fuel to retail pumps.  The two renewable fuel brands have come
together to offer Solazyme's algae-based SoladieselBD to drivers
through Propel's Bay Area network of retail renewable fuel
locations. The month-long pilot program provides the industry's
first opportunity to test consumer response to this advanced
renewable fuel.  Posted. 


California Energy Commission to award up to $28.59M for hydrogen
refueling stations in 25 areas.  The California Energy Commission
has issued a competitive grant solicitation (PON-12-606) to award
up to a combined $28.59 million for new hydrogen refueling
stations in 25 selected areas. The goal is to expand the network
of publicly accessible hydrogen fueling stations to serve the
current population of fuel cell vehicles (FCVs) and to
accommodate the planned large-scale roll-out of FCVs commencing
in 2015. Individual projects are eligible for up to 65% of the
total project cost or $1.50 million, whichever is less.  Posted. 


Judge rejects injunction against California high-speed project. 
A SACRAMENTO County Judge has rejected a bid by farm bureaus in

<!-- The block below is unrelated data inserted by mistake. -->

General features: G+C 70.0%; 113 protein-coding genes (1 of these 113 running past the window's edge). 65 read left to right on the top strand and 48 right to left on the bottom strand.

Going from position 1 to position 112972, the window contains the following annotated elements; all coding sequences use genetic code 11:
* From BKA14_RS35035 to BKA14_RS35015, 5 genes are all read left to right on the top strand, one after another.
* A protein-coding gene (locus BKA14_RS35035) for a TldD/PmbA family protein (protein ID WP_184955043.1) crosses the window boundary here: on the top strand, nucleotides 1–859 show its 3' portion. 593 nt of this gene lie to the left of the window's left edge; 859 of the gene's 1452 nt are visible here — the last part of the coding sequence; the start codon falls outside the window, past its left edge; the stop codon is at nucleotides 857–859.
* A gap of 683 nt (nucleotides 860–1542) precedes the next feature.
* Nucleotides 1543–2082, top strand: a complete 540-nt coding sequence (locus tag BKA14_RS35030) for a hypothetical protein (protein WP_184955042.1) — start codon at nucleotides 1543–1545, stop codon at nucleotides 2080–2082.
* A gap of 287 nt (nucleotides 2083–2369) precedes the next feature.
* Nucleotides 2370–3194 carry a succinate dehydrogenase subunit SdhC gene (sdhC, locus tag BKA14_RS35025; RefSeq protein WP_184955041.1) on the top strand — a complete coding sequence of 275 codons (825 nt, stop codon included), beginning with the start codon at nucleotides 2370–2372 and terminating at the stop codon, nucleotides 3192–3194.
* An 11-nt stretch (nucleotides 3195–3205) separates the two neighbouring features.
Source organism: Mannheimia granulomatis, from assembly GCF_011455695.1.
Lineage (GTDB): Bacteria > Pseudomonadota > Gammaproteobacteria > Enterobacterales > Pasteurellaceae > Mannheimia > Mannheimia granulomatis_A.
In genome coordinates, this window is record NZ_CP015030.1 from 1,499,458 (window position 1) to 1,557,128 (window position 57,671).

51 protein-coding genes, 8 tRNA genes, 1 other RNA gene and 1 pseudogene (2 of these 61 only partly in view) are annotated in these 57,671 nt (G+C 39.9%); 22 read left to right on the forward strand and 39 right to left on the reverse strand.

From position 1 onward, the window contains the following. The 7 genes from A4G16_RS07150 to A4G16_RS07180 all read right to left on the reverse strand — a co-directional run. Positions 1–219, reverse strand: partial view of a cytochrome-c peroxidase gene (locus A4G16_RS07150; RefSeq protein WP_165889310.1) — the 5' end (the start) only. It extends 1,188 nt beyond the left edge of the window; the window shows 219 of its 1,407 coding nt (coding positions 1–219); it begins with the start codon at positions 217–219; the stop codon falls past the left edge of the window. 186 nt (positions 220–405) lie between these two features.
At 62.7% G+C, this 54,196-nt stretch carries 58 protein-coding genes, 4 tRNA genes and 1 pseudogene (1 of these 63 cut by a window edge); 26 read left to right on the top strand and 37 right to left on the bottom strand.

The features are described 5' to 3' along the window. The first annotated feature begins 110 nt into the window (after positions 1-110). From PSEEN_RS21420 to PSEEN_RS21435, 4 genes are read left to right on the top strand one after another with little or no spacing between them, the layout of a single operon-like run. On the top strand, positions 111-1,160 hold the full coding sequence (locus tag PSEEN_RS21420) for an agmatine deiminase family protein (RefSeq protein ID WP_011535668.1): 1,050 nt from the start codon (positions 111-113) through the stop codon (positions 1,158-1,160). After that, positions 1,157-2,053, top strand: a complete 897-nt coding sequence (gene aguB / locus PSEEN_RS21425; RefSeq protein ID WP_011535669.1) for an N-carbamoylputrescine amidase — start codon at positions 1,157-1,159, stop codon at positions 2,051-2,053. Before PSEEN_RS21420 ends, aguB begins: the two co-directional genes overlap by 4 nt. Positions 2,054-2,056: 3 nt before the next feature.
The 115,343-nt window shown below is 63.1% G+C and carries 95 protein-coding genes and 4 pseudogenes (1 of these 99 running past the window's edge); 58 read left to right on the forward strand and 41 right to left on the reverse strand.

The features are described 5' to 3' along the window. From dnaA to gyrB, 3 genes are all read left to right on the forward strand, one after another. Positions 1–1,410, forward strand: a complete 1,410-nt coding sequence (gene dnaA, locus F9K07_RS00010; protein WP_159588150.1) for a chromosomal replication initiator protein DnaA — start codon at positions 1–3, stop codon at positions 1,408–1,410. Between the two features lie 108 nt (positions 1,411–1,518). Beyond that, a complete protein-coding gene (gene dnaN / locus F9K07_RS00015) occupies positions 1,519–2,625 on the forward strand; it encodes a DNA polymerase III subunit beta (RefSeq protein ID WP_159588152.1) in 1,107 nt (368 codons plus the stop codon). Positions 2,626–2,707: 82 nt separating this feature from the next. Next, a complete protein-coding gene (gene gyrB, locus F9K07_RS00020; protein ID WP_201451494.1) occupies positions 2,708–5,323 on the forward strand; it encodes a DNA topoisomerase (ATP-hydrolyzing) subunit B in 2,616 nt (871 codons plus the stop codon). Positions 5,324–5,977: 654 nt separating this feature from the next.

Merced and Madera counties to halt preparatory work on the
initial section of California's high-speed line between Merced
and Fresno until a lawsuit is decided.  The lawsuit was filed
earlier this year and alleges that the California High Speed Rail
Authority (CHRSA) failed to conduct thorough environmental
reviews and violated open meeting laws stipulated by the
California Environmental Quality Act. However, the failure by the
bureaus to secure an injunction means that preparation work and
tendering will proceed as scheduled.  Posted. 


L.A. City Council Approves $1.6 Billion DWP Solar Power Deal. 
You might not have noticed it even if you were in the room at the
time, but the Los Angeles City Council this morning unanimously
approved a power purchase agreement between the Los Angeles
Department of Water And Power (DWP) and the largest utility-scale
solar project on tribal land in the United States. Under the
agreement, DWP will buy all the power from the K Road Moapa Solar
plant for 25 years, at a cost of $1.6 billion, with several
options to buy the plant outright.  Posted.

US natural gas supplies shrank last week.  The nation's natural
gas supplies fell last week, the government said Thursday.  The
Energy Department's Energy Information Administration reported
that natural gas in storage shrank by 38 billion cubic feet to